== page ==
(June 22, 2012) -- A photograph by Arturo Infante Almeida, art specialist and curator of the UTSA Art Collection, is part of a permanent exhibition of works by 38 American artists in the U.S. Consulate in Tijuana, Mexico. The photo, "Barrio Baroque," was selected by the U.S. Department of State Art in Embassies (AIE) program.
"I'm honored to be a part of this collection and honored to be with great company," said Almeida.
AIE was established by the Museum of Modern Art in 1953, and formalized as part of the Department of State by the Kennedy administration in 1963. AIE is one of the United States' premier public-private partnership arts organizations with more than 20,000 individual and institutional participants and a presence in some 200 venues in 189 countries. The art program furthers U.S. diplomacy through the power of the visual arts by expansive international cultural exchange initiatives.
"Art in Embassies reveals the rich history and cultural heritage of the United States and the experiences that we share with peoples of different countries, backgrounds and faiths. Every exhibition reminds us of the diversity of mankind and the values that bind us together," said Secretary of State Hillary Clinton.
Almeida was born in Brownsville, Texas, in 1962. At a young age, he moved to Corpus Christi, where he became an artist and independent curator. Almeida attended Del Mar College and continued his studies in photography at San Antonio College and the Southwest School of Art.
His photographic works take inspiration from Mexican American culture, such as the papel picado (or perforated paper) tradition. Almeida's work shows dramatic visions of the everyday, elevating common sights to stand-alone works of art.
In 2003, Almeida joined UTSA as curator of the UTSA Art Collection under President Ricardo Romo. A committed advocate of the San Antonio arts community, Almeida is curator of the celebrated "Arte Latina: Roar" exhibition. In 2007, he curated the work of 13 artists and six writers to celebrate his mother, ideas of liberation, empowerment and voice at the Blue Star Contemporary Art Center. His dedication to representing San Antonio and South Texas artists has created meaningful relationships between the university and the thriving San Antonio arts community.
Collaborating with the UTSA Institute of Texan Cultures, Almeida initiated the Texas Contemporary Artists Series. Ten artists will have solo exhibitions that reflect on their relationships to San Antonio and South Texas. The series examines the melting pot of San Antonio artists through the work of artists who have gravitated toward Texas, both personally and artistically. The current exhibit running through Sept. 2 features paintings by Franco Mondini-Ruiz.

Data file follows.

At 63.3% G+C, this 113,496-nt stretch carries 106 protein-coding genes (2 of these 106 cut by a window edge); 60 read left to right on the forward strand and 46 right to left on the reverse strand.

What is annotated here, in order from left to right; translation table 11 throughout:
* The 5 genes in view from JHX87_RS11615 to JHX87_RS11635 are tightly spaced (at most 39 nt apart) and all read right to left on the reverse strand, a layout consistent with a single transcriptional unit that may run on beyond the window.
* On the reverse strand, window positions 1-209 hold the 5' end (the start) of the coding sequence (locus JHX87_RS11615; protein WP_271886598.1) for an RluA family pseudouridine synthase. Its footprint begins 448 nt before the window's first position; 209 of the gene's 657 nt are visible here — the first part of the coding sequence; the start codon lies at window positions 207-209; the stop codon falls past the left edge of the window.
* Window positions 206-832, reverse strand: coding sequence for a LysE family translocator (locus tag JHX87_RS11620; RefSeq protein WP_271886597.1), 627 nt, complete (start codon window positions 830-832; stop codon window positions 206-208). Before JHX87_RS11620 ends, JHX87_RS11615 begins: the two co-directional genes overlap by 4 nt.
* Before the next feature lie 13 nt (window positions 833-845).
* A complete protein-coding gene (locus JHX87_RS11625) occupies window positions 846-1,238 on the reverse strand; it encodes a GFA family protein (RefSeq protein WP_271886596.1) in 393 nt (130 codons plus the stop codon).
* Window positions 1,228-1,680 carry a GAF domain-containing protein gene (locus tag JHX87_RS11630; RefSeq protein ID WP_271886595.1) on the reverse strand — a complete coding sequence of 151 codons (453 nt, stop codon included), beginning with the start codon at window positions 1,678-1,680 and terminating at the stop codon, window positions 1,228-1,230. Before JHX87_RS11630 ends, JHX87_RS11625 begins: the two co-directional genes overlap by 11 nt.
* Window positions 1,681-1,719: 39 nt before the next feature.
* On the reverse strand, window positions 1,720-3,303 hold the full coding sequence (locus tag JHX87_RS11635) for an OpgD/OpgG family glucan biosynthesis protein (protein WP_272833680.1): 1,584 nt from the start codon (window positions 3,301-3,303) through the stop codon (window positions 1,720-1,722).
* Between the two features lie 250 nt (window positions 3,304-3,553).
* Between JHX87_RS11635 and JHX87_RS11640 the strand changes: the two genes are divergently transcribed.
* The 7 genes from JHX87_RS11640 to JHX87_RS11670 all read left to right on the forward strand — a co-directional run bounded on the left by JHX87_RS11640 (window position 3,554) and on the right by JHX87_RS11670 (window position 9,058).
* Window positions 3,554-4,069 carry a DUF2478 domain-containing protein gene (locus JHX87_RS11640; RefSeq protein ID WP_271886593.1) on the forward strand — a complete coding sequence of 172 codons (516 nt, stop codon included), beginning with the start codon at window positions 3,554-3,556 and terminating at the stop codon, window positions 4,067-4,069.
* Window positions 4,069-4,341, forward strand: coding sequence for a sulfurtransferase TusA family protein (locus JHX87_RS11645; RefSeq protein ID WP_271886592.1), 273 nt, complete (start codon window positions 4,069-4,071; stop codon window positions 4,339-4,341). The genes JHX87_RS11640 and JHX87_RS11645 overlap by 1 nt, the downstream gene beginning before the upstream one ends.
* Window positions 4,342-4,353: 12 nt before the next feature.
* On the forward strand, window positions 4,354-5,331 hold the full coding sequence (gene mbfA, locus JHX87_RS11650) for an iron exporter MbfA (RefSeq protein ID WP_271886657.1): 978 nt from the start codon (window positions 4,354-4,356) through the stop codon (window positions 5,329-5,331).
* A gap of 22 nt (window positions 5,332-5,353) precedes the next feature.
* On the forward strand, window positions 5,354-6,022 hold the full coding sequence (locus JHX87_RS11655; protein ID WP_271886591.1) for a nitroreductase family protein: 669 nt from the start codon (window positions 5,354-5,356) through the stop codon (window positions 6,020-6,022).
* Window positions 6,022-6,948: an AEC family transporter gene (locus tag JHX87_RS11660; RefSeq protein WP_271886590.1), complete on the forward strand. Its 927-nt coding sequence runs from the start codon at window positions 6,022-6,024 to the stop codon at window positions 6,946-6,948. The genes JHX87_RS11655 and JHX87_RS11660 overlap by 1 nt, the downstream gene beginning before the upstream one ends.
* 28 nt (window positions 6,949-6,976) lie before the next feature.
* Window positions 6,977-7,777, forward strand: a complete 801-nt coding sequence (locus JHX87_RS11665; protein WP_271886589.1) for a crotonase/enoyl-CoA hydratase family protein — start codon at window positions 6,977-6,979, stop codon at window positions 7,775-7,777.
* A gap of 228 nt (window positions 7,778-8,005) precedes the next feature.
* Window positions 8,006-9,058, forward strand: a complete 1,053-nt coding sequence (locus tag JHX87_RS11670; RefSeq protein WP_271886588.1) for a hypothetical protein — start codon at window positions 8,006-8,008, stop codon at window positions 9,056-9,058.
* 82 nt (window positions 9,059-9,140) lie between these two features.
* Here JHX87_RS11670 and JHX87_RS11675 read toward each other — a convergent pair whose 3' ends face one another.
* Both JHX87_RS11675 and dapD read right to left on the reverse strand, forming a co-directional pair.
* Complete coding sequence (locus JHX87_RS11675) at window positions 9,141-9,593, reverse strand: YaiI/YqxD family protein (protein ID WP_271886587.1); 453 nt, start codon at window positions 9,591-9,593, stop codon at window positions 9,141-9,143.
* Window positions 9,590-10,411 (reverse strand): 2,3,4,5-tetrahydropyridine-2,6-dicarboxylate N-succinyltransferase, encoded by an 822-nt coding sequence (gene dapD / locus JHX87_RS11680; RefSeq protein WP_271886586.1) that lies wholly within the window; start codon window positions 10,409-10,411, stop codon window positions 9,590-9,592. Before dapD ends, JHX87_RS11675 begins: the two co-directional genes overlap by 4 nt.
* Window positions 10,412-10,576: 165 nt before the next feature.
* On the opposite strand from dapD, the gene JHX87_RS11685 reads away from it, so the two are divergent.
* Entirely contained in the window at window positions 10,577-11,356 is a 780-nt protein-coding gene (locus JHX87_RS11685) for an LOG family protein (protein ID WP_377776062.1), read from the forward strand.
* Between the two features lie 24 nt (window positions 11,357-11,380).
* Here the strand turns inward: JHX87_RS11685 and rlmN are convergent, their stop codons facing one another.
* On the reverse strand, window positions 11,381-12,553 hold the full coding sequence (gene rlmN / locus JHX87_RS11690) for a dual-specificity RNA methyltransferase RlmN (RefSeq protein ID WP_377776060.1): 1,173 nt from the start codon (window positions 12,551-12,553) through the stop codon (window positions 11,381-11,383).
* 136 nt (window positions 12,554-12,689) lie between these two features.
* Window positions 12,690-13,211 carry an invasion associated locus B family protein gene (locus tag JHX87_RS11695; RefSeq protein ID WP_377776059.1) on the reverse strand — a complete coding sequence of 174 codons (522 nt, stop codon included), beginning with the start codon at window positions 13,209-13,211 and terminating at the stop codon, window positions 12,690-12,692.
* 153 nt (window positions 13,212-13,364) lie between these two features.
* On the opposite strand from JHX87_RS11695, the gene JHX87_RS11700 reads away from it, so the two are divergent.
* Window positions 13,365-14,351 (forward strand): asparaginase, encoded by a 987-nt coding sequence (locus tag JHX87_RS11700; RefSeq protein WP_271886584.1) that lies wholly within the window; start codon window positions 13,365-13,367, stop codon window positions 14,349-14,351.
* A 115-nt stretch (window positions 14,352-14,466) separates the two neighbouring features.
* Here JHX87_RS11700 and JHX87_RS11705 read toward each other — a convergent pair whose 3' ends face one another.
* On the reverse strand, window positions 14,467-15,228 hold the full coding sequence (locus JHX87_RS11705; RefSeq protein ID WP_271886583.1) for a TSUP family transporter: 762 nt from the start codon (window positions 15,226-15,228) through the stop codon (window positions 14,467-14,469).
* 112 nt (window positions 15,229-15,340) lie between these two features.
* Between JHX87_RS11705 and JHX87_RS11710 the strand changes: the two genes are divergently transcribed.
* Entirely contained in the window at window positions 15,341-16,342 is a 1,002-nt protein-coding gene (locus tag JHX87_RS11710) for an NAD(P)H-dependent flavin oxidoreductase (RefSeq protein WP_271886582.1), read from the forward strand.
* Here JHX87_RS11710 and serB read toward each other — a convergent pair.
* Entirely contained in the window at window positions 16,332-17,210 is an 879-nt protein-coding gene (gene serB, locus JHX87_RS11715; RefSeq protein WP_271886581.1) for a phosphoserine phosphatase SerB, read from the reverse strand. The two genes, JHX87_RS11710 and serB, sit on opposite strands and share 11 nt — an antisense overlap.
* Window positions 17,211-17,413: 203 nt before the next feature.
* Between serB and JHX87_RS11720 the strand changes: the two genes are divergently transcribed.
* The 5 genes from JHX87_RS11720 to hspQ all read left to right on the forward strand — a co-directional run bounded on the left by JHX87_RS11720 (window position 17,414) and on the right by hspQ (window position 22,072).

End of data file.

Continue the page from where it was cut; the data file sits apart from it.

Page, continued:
To showcase artwork in the UTSA Art Collection, Almeida is working on a book focusing on 200 pieces. The artists include Graciela Iturbide, Jesse Trevino, Cesar Martinez, Judith Baca and Manuel Alvarez Bravo. Ricardo Romo and John Phillip Santos, author and UTSA Honors College Distinguished Scholar, will be contributing writers.
The UTSA Interactive Technology Experience Center camps are for curious youth who are interested in STEM and related topics. This week, campers will study environmental science, robotics and computer science.
UTSA Main Campus
The Curtis Vaughan Observatory at UTSA will be having open stargazing every Wednesday night during the month. This event is free and open to the public.
Curtis Vaughan Observatory, UTSA Main Campus
In four sessions of this weeklong day camp for 9 to 13-year-olds, campers will participate in indoor and outdoor activities while exploring ancient technologies from around the world and the new technologies archaeologists are using to discover them.
UTSA Center for Archaeological Research, Main Campus
Roadrunner readers dive into exciting topics during this literary adventure summer camp geared toward 6-10-year-olds, occurring Monday through Thursday for two weeks.
Buena Vista Building 3.350, Downtown Campus
Experience a very different summer camp! The UTSA East Asia Institute is teaching kids Japanese through language, culture, art, crafts, music, cooking and more. For kids age 6-12. For more details, email firstname.lastname@example.org.
Main Building (MB 1.126), Main Campus
7 to 12 year-olds will explore Mayan Culture in a three-day sessions, concluding at the Witte museum, where campers will have the chance to see the new "Maya: Hidden Worlds Revealed" exhibit.
UTSA Center for Archaeological Research, Main Campus
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